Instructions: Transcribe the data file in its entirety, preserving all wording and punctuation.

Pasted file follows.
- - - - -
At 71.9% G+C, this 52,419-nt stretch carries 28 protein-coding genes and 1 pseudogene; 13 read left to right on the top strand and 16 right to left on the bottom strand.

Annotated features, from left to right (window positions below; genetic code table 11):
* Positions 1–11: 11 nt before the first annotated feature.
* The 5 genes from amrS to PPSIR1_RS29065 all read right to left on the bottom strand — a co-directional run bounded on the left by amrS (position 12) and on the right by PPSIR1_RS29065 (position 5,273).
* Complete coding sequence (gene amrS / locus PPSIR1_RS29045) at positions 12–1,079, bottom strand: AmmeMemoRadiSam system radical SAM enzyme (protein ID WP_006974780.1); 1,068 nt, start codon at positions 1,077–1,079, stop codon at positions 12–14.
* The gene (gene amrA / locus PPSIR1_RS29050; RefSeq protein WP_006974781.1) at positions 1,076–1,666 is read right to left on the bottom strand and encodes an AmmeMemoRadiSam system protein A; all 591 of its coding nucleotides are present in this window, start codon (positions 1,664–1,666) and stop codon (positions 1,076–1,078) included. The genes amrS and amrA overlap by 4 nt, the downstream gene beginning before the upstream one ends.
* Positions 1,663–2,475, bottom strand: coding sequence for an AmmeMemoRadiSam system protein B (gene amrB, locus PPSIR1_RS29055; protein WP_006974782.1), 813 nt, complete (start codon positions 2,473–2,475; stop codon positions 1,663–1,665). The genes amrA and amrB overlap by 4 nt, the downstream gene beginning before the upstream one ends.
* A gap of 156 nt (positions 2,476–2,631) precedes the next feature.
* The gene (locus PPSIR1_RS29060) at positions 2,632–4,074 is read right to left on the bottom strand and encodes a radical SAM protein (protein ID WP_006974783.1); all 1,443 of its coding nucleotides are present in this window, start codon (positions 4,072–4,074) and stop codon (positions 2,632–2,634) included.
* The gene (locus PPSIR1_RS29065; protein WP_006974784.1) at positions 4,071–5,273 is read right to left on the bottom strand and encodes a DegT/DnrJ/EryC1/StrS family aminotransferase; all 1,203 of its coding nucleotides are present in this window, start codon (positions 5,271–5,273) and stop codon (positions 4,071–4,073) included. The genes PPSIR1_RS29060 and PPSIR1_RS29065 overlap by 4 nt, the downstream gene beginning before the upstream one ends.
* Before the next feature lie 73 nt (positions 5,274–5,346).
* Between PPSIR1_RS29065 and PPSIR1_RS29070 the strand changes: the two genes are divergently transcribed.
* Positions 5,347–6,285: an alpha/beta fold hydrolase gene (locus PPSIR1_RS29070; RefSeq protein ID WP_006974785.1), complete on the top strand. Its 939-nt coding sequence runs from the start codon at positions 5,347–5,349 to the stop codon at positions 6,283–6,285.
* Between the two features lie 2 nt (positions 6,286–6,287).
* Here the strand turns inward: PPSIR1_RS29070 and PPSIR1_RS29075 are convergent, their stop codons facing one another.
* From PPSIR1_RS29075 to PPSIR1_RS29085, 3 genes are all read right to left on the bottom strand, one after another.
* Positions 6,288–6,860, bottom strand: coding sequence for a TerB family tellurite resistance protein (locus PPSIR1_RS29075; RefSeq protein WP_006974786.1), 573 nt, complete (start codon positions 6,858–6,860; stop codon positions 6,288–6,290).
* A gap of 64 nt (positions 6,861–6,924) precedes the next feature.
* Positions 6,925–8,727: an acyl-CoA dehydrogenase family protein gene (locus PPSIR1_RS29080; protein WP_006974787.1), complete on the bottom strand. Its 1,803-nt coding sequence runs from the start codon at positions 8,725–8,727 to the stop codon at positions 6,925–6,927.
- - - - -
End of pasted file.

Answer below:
At 71.9% G+C, this 52,419-nt stretch carries 28 protein-coding genes and 1 pseudogene; 13 read left to right on the top strand and 16 right to left on the bottom strand.

Annotated features, from left to right (window positions below; genetic code table 11):
* Positions 1–11: 11 nt before the first annotated feature.
* The 5 genes from amrS to PPSIR1_RS29065 all read right to left on the bottom strand — a co-directional run bounded on the left by amrS (position 12) and on the right by PPSIR1_RS29065 (position 5,273).
* Complete coding sequence (gene amrS / locus PPSIR1_RS29045) at positions 12–1,079, bottom strand: AmmeMemoRadiSam system radical SAM enzyme (protein ID WP_006974780.1); 1,068 nt, start codon at positions 1,077–1,079, stop codon at positions 12–14.
* The gene (gene amrA / locus PPSIR1_RS29050; RefSeq protein WP_006974781.1) at positions 1,076–1,666 is read right to left on the bottom strand and encodes an AmmeMemoRadiSam system protein A; all 591 of its coding nucleotides are present in this window, start codon (positions 1,664–1,666) and stop codon (positions 1,076–1,078) included. The genes amrS and amrA overlap by 4 nt, the downstream gene beginning before the upstream one ends.
* Positions 1,663–2,475, bottom strand: coding sequence for an AmmeMemoRadiSam system protein B (gene amrB, locus PPSIR1_RS29055; protein WP_006974782.1), 813 nt, complete (start codon positions 2,473–2,475; stop codon positions 1,663–1,665). The genes amrA and amrB overlap by 4 nt, the downstream gene beginning before the upstream one ends.
* A gap of 156 nt (positions 2,476–2,631) precedes the next feature.
* The gene (locus PPSIR1_RS29060) at positions 2,632–4,074 is read right to left on the bottom strand and encodes a radical SAM protein (protein ID WP_006974783.1); all 1,443 of its coding nucleotides are present in this window, start codon (positions 4,072–4,074) and stop codon (positions 2,632–2,634) included.
* The gene (locus PPSIR1_RS29065; protein WP_006974784.1) at positions 4,071–5,273 is read right to left on the bottom strand and encodes a DegT/DnrJ/EryC1/StrS family aminotransferase; all 1,203 of its coding nucleotides are present in this window, start codon (positions 5,271–5,273) and stop codon (positions 4,071–4,073) included. The genes PPSIR1_RS29060 and PPSIR1_RS29065 overlap by 4 nt, the downstream gene beginning before the upstream one ends.
* Before the next feature lie 73 nt (positions 5,274–5,346).
* Between PPSIR1_RS29065 and PPSIR1_RS29070 the strand changes: the two genes are divergently transcribed.
* Positions 5,347–6,285: an alpha/beta fold hydrolase gene (locus PPSIR1_RS29070; RefSeq protein ID WP_006974785.1), complete on the top strand. Its 939-nt coding sequence runs from the start codon at positions 5,347–5,349 to the stop codon at positions 6,283–6,285.
* Between the two features lie 2 nt (positions 6,286–6,287).
* Here the strand turns inward: PPSIR1_RS29070 and PPSIR1_RS29075 are convergent, their stop codons facing one another.
* From PPSIR1_RS29075 to PPSIR1_RS29085, 3 genes are all read right to left on the bottom strand, one after another.
* Positions 6,288–6,860, bottom strand: coding sequence for a TerB family tellurite resistance protein (locus PPSIR1_RS29075; RefSeq protein WP_006974786.1), 573 nt, complete (start codon positions 6,858–6,860; stop codon positions 6,288–6,290).
* A gap of 64 nt (positions 6,861–6,924) precedes the next feature.
* Positions 6,925–8,727: an acyl-CoA dehydrogenase family protein gene (locus PPSIR1_RS29080; protein WP_006974787.1), complete on the bottom strand. Its 1,803-nt coding sequence runs from the start codon at positions 8,725–8,727 to the stop codon at positions 6,925–6,927.